The 85 HP TwinAir unit also comes with Start&Stop as standard. This device temporarily stops the engine and restarts it, ensuring reductions in fuel consumption and noise in the passenger compartment when the device is in operation. The Gear Shift Indicator (GSI) fitted in conjunction with the Start&Stop is a veritable co-pilot that discreetly suggests to drivers when they should change gear, leading to more efficient use of the power unit in terms of fuel consumption. For example, the GSI may suggest shifting up, by means of an indication on the control panel, to allow the engine to burn a leaner mixture, i.e. one containing less fuel, or shifting down to make best use of the available torque.



Nothing short of an engineering gem, the twin-cylinder unit implements the revolutionary MultiAir technology developed and patented by FPT – Fiat Powertrain Technologies, which was first introduced on FIRE power units last year. The heart of MultiAir is a new electro-hydraulic valve management system that reduces fuel consumption by controlling air directly via the inlet valves (without using the throttle).



MultiAir reduces polluting emissions (thanks to combustion control) and also considerably improves performance and drivability with respect to a traditional petrol engine of equal displacement.


In brief, the advantages of MultiAir technology applied to petrol engines are:

- maximum power boosted by 10% with respect to a traditional engine of equal size;

- 15% more torque at low rpm and during transitions by applying early intake valve closing strategies to maximize the air introduced into the cylinders;

- less fuel consumption and consequently lower CO2 emissions, equal to 10% by eliminating pumping losses and precise parameter calibration for optimizing combustion;

- lower polluting emissions from the engine by optimizing valve control strategies during the intake stage;

- a more prompt response to accelerator commands due to the constant air pressure upstream of the cylinders combined with extremely fast control of the intake valves.

The new TwinAir engine also takes the concept of downsizing to an extreme: by combining a small-sized engine with a next-generation turbocharger, performance comparable to – or even better than – that of a larger engine is obtained, but with less fuel consumption and lower emissions.



Not only that, the turbo significantly increases maximum torque, making it available at a very low rpm, with the result of offering greater flexibility and an unrivaled responsiveness compared to conventional aspirated engines. All this comes with a relatively simple build to the benefit of strength and reliability.



Last but not least, the new engine was painstakingly optimized and tuned. For instance, the basic twin-cylinder architecture - combined with the low friction of internal parts - makes this engine best-in-class at a world level in terms of low friction. Furthermore, calculated simulations have been used to identify the best possible unit displacement in terms of thermo-dynamic efficiency, and the best fluid dynamic configuration to optimize and get the best out of the MultiAir system.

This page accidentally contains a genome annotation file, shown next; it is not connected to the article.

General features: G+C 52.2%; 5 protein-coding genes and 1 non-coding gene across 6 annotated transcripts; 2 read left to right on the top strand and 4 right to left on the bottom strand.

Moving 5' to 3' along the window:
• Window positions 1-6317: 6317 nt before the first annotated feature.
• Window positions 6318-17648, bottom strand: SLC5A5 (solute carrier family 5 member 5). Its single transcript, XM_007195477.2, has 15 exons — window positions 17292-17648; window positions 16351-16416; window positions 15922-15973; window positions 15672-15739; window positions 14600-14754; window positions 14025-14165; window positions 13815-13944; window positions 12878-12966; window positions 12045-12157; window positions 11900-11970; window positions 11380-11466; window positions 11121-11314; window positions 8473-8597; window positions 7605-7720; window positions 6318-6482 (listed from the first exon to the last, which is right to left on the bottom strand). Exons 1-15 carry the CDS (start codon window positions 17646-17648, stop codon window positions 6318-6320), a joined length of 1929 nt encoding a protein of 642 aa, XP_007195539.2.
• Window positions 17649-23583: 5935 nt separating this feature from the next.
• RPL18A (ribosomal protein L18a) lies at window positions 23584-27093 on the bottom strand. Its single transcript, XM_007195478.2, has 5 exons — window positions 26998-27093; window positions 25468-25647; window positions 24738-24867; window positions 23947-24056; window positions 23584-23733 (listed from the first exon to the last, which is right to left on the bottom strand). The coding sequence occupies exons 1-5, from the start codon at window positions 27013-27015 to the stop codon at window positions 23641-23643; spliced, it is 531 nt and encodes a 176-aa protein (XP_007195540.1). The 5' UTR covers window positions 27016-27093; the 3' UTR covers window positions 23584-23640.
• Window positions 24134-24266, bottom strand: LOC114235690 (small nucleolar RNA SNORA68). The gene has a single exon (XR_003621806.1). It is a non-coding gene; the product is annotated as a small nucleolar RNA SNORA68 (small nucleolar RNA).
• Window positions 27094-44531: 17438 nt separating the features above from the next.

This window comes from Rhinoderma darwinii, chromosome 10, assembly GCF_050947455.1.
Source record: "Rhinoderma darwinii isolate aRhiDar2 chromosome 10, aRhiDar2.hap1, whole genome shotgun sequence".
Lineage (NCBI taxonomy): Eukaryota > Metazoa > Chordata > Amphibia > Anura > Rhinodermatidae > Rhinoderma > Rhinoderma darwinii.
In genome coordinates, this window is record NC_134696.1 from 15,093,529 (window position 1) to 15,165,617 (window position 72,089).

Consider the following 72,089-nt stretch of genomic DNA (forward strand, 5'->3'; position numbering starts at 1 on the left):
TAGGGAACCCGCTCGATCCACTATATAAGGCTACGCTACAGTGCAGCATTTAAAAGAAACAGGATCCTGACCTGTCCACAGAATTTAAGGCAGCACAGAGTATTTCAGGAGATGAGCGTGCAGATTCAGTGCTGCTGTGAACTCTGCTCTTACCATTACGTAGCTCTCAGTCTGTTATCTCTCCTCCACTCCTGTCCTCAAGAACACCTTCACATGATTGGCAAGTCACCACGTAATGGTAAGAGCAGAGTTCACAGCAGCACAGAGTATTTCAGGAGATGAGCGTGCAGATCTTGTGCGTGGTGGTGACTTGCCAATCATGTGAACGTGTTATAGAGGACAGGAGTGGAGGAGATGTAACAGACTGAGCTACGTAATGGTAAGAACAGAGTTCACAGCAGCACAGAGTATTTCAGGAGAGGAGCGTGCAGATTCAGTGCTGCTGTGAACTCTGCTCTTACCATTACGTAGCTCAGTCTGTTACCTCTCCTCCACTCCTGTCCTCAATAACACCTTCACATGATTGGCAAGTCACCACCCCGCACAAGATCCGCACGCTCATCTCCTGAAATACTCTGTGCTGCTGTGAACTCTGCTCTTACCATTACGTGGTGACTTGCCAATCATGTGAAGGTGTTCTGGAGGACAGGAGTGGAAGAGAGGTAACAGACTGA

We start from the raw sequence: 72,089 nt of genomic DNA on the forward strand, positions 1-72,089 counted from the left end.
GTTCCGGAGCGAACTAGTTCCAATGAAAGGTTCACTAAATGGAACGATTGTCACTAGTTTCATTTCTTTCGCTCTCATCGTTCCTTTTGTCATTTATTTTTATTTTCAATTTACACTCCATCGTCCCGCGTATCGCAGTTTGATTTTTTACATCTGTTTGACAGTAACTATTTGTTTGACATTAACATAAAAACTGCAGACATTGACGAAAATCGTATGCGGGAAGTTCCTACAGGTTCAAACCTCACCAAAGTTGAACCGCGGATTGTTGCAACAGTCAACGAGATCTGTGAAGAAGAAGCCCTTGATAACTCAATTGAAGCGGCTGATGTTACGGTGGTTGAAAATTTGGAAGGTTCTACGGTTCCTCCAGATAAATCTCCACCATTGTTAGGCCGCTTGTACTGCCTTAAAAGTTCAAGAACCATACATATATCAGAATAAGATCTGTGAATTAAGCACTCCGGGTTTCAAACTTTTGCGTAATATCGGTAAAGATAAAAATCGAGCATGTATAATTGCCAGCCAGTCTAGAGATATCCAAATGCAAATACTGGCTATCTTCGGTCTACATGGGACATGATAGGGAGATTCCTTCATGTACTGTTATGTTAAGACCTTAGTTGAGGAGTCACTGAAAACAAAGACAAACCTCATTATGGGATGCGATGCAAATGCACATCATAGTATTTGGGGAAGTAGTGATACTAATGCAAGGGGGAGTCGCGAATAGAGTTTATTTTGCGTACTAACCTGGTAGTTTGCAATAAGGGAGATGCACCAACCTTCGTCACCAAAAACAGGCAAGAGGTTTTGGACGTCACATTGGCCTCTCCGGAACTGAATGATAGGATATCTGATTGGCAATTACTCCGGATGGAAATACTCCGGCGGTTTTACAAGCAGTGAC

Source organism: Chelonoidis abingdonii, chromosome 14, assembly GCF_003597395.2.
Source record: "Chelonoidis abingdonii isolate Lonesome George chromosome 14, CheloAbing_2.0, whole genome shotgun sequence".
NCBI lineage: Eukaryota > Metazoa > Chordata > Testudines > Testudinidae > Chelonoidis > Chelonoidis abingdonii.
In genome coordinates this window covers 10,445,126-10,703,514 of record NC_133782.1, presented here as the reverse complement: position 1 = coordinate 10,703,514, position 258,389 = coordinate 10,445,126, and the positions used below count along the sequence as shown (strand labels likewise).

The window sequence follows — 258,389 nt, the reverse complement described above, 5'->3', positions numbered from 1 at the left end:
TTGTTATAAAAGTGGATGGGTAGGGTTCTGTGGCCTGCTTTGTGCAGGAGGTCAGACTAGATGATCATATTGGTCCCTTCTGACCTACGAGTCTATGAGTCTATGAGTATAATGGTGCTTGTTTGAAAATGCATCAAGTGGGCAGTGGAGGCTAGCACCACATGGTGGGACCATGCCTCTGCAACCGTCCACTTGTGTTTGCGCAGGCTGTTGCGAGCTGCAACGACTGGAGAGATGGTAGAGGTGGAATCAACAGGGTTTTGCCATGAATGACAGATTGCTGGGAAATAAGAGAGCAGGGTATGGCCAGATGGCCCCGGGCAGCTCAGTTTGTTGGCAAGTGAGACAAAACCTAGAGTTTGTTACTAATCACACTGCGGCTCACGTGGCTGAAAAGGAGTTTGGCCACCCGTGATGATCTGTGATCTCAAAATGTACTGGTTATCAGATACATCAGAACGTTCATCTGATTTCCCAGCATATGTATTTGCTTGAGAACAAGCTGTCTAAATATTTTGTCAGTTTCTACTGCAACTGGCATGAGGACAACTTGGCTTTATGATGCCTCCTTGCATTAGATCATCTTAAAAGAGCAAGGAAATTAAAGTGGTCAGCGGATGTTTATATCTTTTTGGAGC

Finally, special attention has been placed on the NVH (Noise, vibration, and harshness) aspect to ensure vibration performance at least equivalent to that of a four-cylinder, with equal performance but with a characteristic sound. For this purpose, a balancing counter-shaft was used to maintain optimal vibration levels in all operating conditions of the engine, from idling speed to maximum power.



The Fiat 500 range also offers eco:Drive, innovative software for analyzing driving behavior and helping motorists optimize consumption and emissions by using the USB port of the Blue&Me system.



Finally, Blue&Me – TomTom, the latest evolution of the Blue&Me system, will be appearing on the Fiat 500 along with the new TwinAir engine. This is a fully integrated infotainment system that allows you to manage telephone, navigation and useful driving information functions through the Tom Tom's color touch screen interface. The application of this system on the Fiat 500 will also enable additional functionality that will also allow the media-player to be managed through the touch screen interface. The Blue&Me – TomTom is located in a dedicated housing on the dashboard that combines the safety, convenience and practicality of an integrated solution with the flexibility of portable devices. The device is constantly charged through the dedicated housing and may be controlled by means of steering wheel controls and also the touchscreen interface.

The device is the result of a partnership between Fiat Group Automobiles and TomTom, the European leader in portable navigation systems, and integrates with the car’s other systems via the Blue&Me system developed in collaboration with Magneti Marelli.


Fiat TwinAir Website


With thanks to Fiat Group Press, Chrysler Media

8 comments:

peterjerome said...

When you think that Daimler puts that so-so 3 cylinder 660 cc engine into the Smart and North Americans buy them, imagine how the TwinAir would do in the vastly superior 500. Not everyone drives a pick up. Mr. Marchionne is aware of that from his time in Canada.I think we need a petition (maybe based in this site) asking FIAT to bring the TwinAir engine

Chris said...

Hmmm, Good idea...

R said...

I also am interested in the Twinair engine coming to the US. We need an alternative to a Diesel witch I don't think will ever be brought over. At least the Twinair could be serviced by the same engine mechanic as the 1.4.

This engine is the soul of the 500...Just listen to the sound.

http://www.honestjohn.co.uk/road-tests/fiat/fiat-500-twinair/?section=video

Anonymous said...

I am very interested in getting a Fiat, however unless the 500 does better than 40+mpg, its gonna be a hard sell to many... & I am still waiting... many people I've talked to are in the same boat trying to downsize their vehicle but want something cute & also extremely fuel efficient...not the current extremely disappointing 34~38 mpg. I hope Mr. Marchionne
will get the message.

Chris said...

Don't be disappointed, people regularly beat the EPA mpg ratings, check out Fiat USA's Facebook page. I beat that on my rural stop and go commute. I haven't done any real highway driving, and can't wait to see what I get.

Of course, the 500 is more than mpg ratings. It's about having fun and personally I wouldn't want it de-tuned just to put out big mpg numbers. That's all some of those cars have going for them.

Having said that, maybe Fiat will send the TwinAir or diesel over, we'll have to wait and see.

Anonymous said...

Am I the only one that that doesn't want all the gizmos? Manual windows, key entry, no stereo, just a good basic car. The engine developments are great, don't need the bright shiny baubles that assume I'm a twenty-something, texting, Facebooking airhead who can't read a map.

Anonymous said...

We're still waiting for the Twinair in Seattle.

ResQDogZ said...

And WE'RE still waiting for the TwinAir Hybrid, here in Minnesota!